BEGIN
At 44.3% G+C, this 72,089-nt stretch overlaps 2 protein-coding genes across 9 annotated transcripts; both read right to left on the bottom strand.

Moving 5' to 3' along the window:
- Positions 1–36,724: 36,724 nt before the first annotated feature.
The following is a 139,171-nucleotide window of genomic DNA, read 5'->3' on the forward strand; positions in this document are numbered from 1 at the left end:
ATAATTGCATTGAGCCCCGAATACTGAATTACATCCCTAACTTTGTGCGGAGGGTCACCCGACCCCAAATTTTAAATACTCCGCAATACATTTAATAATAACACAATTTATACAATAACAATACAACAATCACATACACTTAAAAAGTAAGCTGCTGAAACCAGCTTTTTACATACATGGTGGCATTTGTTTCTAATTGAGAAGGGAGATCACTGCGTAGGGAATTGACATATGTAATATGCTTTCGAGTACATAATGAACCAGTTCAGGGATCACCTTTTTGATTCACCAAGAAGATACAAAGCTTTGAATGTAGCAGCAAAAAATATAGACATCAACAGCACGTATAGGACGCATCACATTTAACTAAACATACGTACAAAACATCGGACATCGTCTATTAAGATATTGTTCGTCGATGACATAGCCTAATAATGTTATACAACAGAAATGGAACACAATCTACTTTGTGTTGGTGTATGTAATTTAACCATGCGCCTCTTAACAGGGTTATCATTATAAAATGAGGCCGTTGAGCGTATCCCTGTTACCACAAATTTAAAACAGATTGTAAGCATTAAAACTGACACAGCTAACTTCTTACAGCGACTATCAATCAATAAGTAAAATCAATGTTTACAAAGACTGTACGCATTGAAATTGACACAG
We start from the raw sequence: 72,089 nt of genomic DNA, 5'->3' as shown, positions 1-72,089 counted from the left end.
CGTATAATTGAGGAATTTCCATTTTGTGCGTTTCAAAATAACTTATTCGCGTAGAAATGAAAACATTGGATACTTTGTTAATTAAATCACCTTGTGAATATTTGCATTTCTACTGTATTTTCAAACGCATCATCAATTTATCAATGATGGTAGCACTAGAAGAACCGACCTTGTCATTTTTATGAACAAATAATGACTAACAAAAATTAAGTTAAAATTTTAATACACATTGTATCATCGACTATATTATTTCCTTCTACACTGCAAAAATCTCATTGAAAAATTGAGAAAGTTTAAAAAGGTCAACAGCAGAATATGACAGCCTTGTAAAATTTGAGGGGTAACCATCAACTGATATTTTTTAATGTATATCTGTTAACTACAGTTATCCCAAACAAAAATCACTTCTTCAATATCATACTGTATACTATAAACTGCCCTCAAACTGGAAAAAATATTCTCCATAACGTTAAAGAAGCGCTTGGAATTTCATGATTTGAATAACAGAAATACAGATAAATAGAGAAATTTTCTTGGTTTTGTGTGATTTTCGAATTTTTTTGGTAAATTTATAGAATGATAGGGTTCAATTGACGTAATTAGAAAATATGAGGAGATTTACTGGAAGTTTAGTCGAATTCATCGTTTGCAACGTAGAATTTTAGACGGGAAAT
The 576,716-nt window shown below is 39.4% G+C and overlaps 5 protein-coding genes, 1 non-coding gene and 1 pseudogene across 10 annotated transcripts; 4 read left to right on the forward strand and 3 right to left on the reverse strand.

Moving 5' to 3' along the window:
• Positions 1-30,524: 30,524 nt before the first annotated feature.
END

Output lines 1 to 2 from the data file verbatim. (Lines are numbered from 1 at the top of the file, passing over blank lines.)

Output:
At 44.3% G+C, this 72,089-nt stretch overlaps 2 protein-coding genes across 9 annotated transcripts; both read right to left on the bottom strand.

Moving 5' to 3' along the window: